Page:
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The Importance of Diabetes Foot Care

Diabetes, especially when poorly controlled, is like a runaway train coursing through every part of your body. One of its most serious complications is diabetic neuropathy, nerve damage due to high blood sugar that primarily impacts the nerves responsible for sensations in your feet. This, coupled with a narrowing of blood vessels in your feet, can cause a cascading chain of events that, if unchecked, can lead to gangrene and amputations.

Nerve damage keeps you from feeling foot problems—that’s why visually inspecting your feet as well as caring for them proactively are extremely important parts of diabetes wellbeing. A simple blister can easily become infected, and infection becomes harder to control because of narrowed blood vessels—there’s less opportunity for the body to heal itself when your circulation is compromised. On a very basic level, diabetes makes it more likely that you’ll experience foot woes like blisters. Any numbness in your feet could change your balance and the way you walk and stand, leading to injuries that you may not notice until they become serious.

Following a diabetes treatment plan to control your blood sugar is the best way to protect your feet as well. Next on the list is smart foot care with these tips.

Everyday Foot Care

Wash your feet every day using mild soap and warm water—if you have trouble sensing hot water with your feet, check water temperature with a hand or elbow. Take extra care to dry your feet carefully, going between all your toes.

Check every inch of your feet each evening to look for small problems before they become serious complications. If you need a reminder, set an alarm on your watch or electronic pillbox. Peak between your toes where moisture can lead to skin irritation. Look for skin woes including any cracks in the skin, cuts, redness and swelling. Be sure to check the soles of your feet, too (use a hand mirror if needed).

Feet take a daily pounding—protect them with skin lotion or cream over the top and bottom of your feet. Just avoid applying any product between the toes where bacteria can grow.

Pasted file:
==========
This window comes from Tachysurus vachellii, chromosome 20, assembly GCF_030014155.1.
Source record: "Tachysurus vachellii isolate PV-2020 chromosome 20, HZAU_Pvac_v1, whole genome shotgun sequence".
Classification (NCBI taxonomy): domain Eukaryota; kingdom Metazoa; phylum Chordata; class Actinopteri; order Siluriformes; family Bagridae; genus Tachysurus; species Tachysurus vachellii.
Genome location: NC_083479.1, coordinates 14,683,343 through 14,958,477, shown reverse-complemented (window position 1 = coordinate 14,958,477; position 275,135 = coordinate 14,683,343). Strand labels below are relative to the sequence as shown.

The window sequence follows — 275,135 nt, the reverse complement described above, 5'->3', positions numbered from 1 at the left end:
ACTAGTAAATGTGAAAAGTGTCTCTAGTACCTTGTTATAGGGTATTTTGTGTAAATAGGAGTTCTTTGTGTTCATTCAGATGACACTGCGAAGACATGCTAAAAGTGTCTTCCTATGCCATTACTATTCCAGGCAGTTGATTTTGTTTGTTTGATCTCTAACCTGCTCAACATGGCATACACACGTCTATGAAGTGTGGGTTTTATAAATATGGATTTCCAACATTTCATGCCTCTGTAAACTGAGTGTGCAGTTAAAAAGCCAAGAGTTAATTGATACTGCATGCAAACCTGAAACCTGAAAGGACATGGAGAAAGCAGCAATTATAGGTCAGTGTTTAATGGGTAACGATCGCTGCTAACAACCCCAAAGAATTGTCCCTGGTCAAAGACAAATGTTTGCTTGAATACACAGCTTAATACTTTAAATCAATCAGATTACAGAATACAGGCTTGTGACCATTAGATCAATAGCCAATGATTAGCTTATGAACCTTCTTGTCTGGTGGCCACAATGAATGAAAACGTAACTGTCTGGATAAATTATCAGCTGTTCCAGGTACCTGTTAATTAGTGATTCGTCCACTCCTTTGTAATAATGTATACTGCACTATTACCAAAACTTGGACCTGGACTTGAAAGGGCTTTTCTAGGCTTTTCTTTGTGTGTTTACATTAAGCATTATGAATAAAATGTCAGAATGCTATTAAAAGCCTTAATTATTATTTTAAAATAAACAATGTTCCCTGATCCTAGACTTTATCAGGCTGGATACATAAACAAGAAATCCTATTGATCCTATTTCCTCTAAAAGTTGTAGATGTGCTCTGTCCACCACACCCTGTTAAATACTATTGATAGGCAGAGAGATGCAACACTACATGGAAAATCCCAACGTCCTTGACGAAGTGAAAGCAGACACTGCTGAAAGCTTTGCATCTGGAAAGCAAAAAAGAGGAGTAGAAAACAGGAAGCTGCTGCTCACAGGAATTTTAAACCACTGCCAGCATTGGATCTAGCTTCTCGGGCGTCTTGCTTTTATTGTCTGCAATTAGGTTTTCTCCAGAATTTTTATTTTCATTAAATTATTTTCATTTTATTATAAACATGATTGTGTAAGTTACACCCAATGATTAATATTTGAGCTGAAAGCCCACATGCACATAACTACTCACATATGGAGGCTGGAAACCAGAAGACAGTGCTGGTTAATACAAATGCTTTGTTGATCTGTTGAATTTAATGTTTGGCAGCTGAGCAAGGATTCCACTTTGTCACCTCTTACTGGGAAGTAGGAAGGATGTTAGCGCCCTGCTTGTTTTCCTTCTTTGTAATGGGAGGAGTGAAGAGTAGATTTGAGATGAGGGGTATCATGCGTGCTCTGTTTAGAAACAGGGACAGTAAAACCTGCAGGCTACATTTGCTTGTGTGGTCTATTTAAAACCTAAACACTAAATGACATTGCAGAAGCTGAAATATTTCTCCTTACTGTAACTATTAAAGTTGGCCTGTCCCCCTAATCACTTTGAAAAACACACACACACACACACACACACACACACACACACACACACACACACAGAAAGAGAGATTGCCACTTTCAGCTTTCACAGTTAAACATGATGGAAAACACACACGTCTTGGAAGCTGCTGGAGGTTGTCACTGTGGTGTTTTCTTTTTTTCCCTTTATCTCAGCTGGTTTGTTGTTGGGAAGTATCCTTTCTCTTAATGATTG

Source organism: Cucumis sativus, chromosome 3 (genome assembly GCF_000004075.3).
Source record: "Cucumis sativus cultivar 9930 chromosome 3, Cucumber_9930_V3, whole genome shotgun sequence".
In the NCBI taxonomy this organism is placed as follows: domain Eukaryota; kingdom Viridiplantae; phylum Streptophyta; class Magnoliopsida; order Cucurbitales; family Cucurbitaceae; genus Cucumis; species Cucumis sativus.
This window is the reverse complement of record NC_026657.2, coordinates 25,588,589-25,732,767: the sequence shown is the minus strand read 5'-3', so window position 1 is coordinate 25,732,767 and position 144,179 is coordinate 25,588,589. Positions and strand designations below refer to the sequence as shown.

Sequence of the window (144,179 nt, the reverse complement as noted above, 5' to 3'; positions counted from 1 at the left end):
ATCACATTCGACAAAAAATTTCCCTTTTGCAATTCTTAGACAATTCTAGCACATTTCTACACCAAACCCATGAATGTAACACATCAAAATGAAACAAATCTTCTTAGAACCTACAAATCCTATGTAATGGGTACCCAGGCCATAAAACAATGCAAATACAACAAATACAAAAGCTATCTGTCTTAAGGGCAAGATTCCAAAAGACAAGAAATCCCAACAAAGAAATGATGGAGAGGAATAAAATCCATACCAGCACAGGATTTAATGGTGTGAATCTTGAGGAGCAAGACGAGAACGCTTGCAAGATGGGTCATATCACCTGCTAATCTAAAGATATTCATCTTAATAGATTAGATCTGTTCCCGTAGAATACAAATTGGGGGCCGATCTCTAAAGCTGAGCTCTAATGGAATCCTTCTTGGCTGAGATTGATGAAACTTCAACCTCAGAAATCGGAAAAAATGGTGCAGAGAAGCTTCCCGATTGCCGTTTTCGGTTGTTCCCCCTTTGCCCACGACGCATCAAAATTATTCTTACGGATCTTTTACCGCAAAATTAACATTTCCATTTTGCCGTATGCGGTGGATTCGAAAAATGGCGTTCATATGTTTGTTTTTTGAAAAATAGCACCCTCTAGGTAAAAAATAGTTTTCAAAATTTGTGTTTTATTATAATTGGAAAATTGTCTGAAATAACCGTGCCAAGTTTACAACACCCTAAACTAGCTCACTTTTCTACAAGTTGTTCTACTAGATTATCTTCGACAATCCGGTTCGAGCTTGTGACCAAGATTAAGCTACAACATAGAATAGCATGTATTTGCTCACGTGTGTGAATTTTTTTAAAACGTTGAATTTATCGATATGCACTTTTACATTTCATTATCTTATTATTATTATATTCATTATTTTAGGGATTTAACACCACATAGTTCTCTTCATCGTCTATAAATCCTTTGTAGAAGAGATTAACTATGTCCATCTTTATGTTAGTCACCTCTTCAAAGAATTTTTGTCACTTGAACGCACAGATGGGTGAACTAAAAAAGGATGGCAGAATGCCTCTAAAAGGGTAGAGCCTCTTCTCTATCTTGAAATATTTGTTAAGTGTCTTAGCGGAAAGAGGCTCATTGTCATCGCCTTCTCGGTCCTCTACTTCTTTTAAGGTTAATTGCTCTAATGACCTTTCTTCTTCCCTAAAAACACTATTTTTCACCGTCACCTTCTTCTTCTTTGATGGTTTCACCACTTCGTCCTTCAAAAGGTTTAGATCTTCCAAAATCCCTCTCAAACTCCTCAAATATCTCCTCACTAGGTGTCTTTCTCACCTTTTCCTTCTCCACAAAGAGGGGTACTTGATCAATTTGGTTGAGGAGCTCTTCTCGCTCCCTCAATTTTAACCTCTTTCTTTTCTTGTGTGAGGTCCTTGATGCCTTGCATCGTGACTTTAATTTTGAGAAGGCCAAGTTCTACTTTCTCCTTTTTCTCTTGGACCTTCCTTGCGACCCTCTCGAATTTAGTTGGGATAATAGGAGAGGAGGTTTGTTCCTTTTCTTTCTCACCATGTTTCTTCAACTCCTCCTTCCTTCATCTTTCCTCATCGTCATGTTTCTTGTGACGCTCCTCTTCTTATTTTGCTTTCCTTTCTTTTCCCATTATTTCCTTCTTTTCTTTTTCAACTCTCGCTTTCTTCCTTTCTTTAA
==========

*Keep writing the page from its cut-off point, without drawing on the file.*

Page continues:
Don’t walk barefoot, even at home. Have comfy slippers or booties you can change into.

If you’re going to be at the beach or poolside, remember your feet whenever you apply sun protection.

Get in some daily exercise to encourage blood flow and good health. You don’t need to run a marathon, but a brisk walk is great for head-to-toe health.

Weekly Foot Care
Keep your toenails neatly trimmed. Clip them after taking a bath or shower—the water will soften nails and make them easier to trim. Clip straight across, parallel to or just beyond the tip of each toe. Don’t trim cuticles or poke the skin around each nail. Can’t see what you’re doing? Ask a family member to help you or talk to your doctor about in-office care.

Ongoing Care
Enlist the help of your diabetes medical team with foot care and ask your primary doctor if you should see a podiatrist regularly. Ask about warning signs to watch for and when to call the office with concerns, such as swelling, redness, drainage, fever or pain—all possible signs of infection.

Foot woes, from stubborn calluses to an ingrown nail, are reasons to see your primary doctor or a podiatrist. Don’t try to manage them with sharp over-the-counter tools—they could harm the health of your feet or mask a growing problem. Report any changes in color, shape or sensitivity.

Best Footwear Forward
Choose shoes carefully. They should be comfortable and offer support. Make sure they fit you correctly. You should be able to wiggle your toes, but not slip and slide in the shoes. Certain styles leave feet more prone to corns, calluses and blisters—skip tight, pointed or open toe shoes as well as slingbacks and high heels.

Always wear socks or hosiery to cushion the skin of your feet and absorb perspiration, and change them every day. Stay away from socks with numerous seams or tight elastics. Choose styles like Care Sox by Alba Health, soft, cotton oversized socks with a loose fit to promote better circulation.

Keep in mind that preventing foot issues is the goal. Of course, sometimes problems will arise, no matter how careful you are. If caught early, they’re much easier for your doctor to treat. If allowed to linger, minor problems can become severe and hard to correct.